Welcome to the Harty Family History Site!

This site is dedicated to researching the Harty Family in the United States of America. Drawing our lineage back to Hans Jacobsen Hartje, immigrating from Bern, Switzerland and arriving in America on April 16, 1663 in New Amsterdam (modern day New York City), our line has been based out of Southeast Missouri since the late 1790's. The primary aim of this site is to gather the family together from across the Nation and even the entire world, as we seek to number our family and take pleasure in the diversity of each individual in the Harty Family.

Friday, May 25, 2007

Paul Harty Sr - Memorial Day 1943

Here is a picture of my Grandpa, Paul Harty Sr., that I have never seen before. It is a great picture of him. He would be 21 years old at the time this was taken. He served over in Europe, but I am not aware of what his unit was, or the engagements or any of those details. I do know he was injured while serving. I believe the injury lead to an early release. Not sure on the details. I hope my Dad can provide them soon.

At any rate, this is a great way to honor him (and of course, the hundreds of thousands of men & women who have served God's Greatest Nation on the Earth since Americans fought for and won our Independence from Great Britain) on this Memorial Day. After all, the holiday is set as a special time to honor those who died in action, or even those who served but have now passed on by natural causes, and their sacrifices for us.

Grandpa Harty was a regular, everyday American who stepped up to rid the world of wrong, best he could, when his Country needed him the most. And that regular, everyday quality and the power derived thereof, is what makes America - the United States of America - the greatest Nation on God's Green Footstool. The average person can step forward and be free to be a leader. There is no compulsion to do so. It all comes from within. And when men step forward to do so, and have the support and hopes of their wives, families and neighbors...watch out! No unhallowed power formed by wicked men can stop them.

And that is how the right prevailed in World War II...the regular, everyday American ...answering the call of the oppressed across the world, to fight and defeat evil leaders and their causes before the cancer of their wickedness came to our sacred shores.

Just regular, everyday Americans...like my Grandpa Harty!

Thank you Grandpa, for your service to our land!


Paul Harty said...

Brent, if you'll post this on the blog, Lavern's children can print her off a copy to take to a special Memorial Day service at her church this Sunday. Thanks!

Dad - Paul, Jr. - Butch - whoever!

dad said...

Hi Brent,
Dad was released from the military on 9 Mar 1922 from Percy Jones Hospital Center, Fort Custer, Michigan. He had entered the service on 19 Nov 1942. He was a PFC in Company A 327th Engineer Combat Battalion. He was 5' 11" & weighed 200 Pounds. He joined the Army at Jefferson Barracks, Mo. He was in the Rhineland Campaign and earned the Good Conduct Medal, European-African-Middle Eastern theater Ribbon with one Bronze Campaign Star. He was wounded in action and received the White Heart. He left the USA on 12 Sep 1944 for the European Theater of Operation and arrived there on 24 Sep 1944. He left Europe on 14 Apr 1945 and arrived in USA on 28 Apr 1945. Dad never talked about the war much and was sort of that way about all of his accomplishments. As you said in your comments, he was an example of the men and women that fought in that war. They did what they had to do, endured and came home to their families, picked up their lives and did their best to forget the horror that they had seen, heard and participated in during the war. They may not have been perfect, but we considered them to be that way. More importantly they loved their country and their families and volunteered to defend both with their lives if necessary. Were they hero's? They didn't think so, but we did!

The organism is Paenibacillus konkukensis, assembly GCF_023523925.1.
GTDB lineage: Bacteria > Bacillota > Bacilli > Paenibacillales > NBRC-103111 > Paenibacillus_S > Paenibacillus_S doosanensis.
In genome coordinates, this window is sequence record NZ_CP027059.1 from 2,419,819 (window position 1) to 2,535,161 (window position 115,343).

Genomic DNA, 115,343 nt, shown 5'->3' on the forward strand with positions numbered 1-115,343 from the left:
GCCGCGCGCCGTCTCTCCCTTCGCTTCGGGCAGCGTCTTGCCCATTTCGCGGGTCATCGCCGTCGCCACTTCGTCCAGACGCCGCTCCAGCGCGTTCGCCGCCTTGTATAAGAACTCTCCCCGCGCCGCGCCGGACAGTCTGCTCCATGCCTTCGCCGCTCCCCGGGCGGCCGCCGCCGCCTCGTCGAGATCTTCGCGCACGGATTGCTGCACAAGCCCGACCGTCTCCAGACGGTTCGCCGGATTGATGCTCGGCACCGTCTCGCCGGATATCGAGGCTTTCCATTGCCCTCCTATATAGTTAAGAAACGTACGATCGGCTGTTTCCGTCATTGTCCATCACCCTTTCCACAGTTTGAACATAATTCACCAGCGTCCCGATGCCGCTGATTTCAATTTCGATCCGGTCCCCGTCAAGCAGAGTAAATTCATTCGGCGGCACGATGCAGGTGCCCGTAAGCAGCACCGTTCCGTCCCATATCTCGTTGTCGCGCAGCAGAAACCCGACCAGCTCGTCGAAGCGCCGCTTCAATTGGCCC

CSA Brent said...

Wow...that means Grandpa Harty went into the service just over a month after he was married! I know that both of them sacrificed so he could answer the call...and she would have to go through her first pregnancy with him not there to support her. Good thing Grandpa and Grandma Lewis were nearby.

Thanks for providing the details...I'll record those somewhere else soon.

PS...you put his release date down as his birthdate. Just repost sometime to fix that.

Great info!

CSA Brent said...

5' 11'' - 200 lbs...that is pretty much what I weighed when I was 18. Although I got a bunch of muscle (hmpf and some fat!) at the end of my senior year and went up to 245. Now I weigh around 230.

I always knew Grandpa to be a lot thinner and frail than that. Of course, he was much older. Some of these older pictures of his as a young man show him to be more around my size and likely strength at that age.

It is also neat to know that he also played football in high school like I did. He never mentioned that to me. I'd like to have some info on that sometime too.

Anonymous said...

Hi Brent,

I don't know how I made such a big goof, I reread that comment several times before I sent it to you. Guess it was too late at night. The correct release date from the Army should have been 12 Oct 1945. Sorry bout that!